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defalcate

[dih-fal-keyt, -fawl-]
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verb (used without object), de·fal·cat·ed, de·fal·cat·ing. Law.
  1. to be guilty of defalcation.
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Origin of defalcate

1530–40; < Medieval Latin dēfalcātus (past participle of dēfalcāre to cut off), equivalent to dē- de- + falcātus; see falcate
Related formsde·fal·ca·tor, nounun·de·fal·cat·ed, adjective
Dictionary.com Unabridged Based on the Random House Unabridged Dictionary, © Random House, Inc. 2018

Related Words for defalcate

embezzle, misuse, plunder, misspend, swindle, bereave, raid, cheat, lose, mug, defraud, strip, divest, loot, hijack, ransack, misappropriate, pilfer, purloin, filch

Examples from the Web for defalcate

Historical Examples of defalcate

  • No one can defalcate in this particular; no one can Texas-ize and be quit of his transgressions and his onward travel.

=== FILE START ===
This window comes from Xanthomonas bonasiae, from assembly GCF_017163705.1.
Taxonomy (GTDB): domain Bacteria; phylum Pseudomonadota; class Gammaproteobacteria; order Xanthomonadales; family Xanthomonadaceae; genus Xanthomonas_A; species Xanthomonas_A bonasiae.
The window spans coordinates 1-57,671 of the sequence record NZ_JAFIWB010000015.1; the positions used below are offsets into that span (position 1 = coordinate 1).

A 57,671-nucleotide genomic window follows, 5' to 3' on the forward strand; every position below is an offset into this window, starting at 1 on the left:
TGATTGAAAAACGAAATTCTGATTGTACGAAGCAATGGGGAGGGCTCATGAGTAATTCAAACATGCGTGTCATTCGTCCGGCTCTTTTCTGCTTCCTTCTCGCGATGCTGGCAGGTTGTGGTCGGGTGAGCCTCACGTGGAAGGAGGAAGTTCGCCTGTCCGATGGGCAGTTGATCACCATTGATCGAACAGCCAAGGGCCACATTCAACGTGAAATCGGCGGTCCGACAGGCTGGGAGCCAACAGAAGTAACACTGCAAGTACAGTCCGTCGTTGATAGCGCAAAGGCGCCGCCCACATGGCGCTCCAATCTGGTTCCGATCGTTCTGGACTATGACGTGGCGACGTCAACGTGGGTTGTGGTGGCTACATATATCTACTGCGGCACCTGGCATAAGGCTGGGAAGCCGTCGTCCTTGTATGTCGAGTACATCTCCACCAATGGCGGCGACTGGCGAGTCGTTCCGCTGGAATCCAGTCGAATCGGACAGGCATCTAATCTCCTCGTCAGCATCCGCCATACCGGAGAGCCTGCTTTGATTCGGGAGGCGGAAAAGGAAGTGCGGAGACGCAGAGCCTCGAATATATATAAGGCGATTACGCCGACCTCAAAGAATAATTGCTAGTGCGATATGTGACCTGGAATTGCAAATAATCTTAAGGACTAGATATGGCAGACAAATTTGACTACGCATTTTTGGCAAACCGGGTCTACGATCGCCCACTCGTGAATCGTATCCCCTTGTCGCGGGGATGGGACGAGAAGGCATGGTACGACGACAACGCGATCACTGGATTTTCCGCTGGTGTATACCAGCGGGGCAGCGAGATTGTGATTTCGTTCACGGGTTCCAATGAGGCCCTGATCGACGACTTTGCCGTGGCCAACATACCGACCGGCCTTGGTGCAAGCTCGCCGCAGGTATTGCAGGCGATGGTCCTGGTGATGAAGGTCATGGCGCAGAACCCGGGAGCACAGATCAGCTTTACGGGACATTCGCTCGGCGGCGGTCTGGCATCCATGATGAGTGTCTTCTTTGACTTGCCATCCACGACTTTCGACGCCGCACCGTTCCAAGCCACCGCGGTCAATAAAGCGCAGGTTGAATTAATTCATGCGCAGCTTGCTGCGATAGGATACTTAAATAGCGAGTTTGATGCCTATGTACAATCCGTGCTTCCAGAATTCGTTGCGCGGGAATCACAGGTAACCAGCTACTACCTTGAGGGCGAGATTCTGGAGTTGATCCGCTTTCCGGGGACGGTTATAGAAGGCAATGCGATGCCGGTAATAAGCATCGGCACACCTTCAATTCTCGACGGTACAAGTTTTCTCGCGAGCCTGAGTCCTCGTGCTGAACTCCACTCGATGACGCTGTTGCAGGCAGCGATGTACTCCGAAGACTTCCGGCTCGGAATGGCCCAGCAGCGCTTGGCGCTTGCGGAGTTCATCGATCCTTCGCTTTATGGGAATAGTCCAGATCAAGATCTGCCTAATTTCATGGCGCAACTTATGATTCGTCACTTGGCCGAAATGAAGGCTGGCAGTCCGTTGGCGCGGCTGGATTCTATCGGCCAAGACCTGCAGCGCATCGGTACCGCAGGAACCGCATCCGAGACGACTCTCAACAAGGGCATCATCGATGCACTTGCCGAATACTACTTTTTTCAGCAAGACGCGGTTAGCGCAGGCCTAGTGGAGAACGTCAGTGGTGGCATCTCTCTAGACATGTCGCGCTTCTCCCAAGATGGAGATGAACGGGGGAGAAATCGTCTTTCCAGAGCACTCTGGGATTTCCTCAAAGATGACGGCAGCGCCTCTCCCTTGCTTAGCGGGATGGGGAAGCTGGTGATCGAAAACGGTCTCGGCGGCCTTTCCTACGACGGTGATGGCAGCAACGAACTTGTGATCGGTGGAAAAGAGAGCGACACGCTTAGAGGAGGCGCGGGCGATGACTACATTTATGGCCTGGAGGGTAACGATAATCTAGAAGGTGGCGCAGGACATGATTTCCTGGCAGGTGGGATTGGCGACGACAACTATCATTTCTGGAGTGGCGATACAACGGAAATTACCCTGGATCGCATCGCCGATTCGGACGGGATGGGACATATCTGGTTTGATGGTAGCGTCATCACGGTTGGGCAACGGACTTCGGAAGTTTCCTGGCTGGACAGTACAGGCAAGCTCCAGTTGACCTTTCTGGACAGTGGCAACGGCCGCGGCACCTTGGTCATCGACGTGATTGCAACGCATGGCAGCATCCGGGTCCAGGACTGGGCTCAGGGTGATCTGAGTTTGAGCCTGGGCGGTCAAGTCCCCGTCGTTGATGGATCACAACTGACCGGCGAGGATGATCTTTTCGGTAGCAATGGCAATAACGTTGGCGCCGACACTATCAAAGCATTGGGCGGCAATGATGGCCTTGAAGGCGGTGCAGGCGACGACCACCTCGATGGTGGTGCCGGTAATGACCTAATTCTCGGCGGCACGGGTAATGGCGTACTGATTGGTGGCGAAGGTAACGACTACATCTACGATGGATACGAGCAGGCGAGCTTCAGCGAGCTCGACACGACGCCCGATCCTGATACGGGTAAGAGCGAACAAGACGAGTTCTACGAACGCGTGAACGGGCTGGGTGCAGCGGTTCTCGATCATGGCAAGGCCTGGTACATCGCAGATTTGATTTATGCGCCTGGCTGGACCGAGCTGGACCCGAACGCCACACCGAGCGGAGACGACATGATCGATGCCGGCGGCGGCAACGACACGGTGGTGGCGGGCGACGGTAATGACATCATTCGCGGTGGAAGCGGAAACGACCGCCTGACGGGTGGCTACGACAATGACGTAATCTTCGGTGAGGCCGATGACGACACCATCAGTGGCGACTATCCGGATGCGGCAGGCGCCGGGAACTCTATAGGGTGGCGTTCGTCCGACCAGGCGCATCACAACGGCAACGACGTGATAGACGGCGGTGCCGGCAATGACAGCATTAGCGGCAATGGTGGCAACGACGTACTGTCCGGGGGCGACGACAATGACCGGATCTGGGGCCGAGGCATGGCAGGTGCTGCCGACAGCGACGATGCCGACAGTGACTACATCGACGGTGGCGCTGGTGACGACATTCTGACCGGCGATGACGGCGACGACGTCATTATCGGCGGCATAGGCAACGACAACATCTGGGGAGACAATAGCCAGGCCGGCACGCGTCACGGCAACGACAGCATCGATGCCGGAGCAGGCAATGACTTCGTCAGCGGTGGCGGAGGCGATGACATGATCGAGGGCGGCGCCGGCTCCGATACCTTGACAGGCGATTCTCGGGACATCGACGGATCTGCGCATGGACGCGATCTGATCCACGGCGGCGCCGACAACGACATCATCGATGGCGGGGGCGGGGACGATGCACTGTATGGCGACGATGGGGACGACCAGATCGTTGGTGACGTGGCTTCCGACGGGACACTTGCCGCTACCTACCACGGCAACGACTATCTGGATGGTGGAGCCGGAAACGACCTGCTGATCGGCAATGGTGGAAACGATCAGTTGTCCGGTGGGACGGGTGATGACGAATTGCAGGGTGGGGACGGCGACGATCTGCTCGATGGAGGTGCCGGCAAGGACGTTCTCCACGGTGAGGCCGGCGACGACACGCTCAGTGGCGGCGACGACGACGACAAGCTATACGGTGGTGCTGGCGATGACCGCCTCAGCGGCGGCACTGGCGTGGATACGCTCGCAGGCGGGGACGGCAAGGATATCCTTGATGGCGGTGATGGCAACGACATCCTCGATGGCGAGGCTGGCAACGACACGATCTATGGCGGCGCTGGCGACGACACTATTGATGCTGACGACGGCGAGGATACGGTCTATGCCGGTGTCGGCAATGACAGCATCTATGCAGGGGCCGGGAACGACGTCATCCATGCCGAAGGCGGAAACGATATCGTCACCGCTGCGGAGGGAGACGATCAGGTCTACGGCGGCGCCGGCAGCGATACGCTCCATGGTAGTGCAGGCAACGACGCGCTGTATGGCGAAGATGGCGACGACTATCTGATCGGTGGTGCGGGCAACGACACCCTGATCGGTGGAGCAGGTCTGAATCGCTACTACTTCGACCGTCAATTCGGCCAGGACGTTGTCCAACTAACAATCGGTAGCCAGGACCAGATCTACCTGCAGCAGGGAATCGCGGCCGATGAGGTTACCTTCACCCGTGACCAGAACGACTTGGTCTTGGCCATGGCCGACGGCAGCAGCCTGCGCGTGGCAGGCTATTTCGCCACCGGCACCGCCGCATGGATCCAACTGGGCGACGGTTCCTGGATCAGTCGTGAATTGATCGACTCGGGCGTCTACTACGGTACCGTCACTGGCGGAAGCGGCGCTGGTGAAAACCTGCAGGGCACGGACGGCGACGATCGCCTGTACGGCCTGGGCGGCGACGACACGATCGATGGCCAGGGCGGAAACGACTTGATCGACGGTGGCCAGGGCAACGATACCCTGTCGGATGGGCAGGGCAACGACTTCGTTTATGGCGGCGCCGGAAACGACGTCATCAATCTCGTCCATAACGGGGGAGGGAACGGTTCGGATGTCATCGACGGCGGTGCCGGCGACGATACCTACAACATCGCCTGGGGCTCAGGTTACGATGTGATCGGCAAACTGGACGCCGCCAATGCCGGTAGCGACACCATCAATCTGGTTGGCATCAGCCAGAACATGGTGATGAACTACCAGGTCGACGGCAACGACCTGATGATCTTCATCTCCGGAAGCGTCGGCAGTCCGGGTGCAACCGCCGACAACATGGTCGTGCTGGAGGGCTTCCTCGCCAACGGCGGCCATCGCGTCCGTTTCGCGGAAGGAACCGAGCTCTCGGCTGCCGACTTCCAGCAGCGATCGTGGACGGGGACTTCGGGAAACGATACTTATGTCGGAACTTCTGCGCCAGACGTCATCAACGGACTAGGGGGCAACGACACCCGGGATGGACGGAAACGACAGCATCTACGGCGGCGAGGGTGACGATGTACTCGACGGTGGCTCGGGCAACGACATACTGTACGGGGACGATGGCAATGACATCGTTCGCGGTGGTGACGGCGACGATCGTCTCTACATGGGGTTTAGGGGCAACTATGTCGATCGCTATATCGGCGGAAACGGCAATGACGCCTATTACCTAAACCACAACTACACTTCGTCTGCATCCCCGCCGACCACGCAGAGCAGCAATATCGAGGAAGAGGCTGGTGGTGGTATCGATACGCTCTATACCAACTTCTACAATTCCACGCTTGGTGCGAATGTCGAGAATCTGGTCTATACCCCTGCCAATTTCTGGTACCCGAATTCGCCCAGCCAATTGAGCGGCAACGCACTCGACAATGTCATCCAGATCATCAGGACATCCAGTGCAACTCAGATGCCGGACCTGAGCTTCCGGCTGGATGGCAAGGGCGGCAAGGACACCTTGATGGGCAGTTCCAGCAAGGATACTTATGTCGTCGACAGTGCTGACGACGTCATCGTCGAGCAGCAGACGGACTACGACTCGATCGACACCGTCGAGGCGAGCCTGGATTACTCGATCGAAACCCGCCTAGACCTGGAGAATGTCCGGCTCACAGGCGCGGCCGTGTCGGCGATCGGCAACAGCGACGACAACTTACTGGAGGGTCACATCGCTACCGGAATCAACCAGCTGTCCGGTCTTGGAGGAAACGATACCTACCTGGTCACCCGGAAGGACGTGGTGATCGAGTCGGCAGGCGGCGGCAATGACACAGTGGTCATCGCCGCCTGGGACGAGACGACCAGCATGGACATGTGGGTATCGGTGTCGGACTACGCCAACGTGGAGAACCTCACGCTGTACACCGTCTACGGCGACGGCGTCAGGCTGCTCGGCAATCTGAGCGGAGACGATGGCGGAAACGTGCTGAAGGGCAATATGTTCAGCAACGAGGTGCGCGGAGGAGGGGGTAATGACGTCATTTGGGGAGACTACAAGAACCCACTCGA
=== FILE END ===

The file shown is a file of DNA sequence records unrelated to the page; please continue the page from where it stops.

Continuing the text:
The Knickerbocker, or New-York Monthly Magazine, April 1844

    Various


British Dictionary definitions for defalcate

defalcate

verb
  1. (intr) law to misuse or misappropriate property or funds entrusted to one
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Derived Formsdefalcation, noundefalcator, noun

Word Origin for defalcate

C15: from Medieval Latin dēfalcāre to cut off, from Latin de- + falx sickle
Collins English Dictionary - Complete & Unabridged 2012 Digital Edition © William Collins Sons & Co. Ltd. 1979, 1986 © HarperCollins Publishers 1998, 2000, 2003, 2005, 2006, 2007, 2009, 2012

Word Origin and History for defalcate

v.

1530s, "to lop off," from Medieval Latin defalcatus, past participle of defalcare (see defalcation). Modern scientific use dates from 1808.

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Online Etymology Dictionary, © 2010 Douglas Harper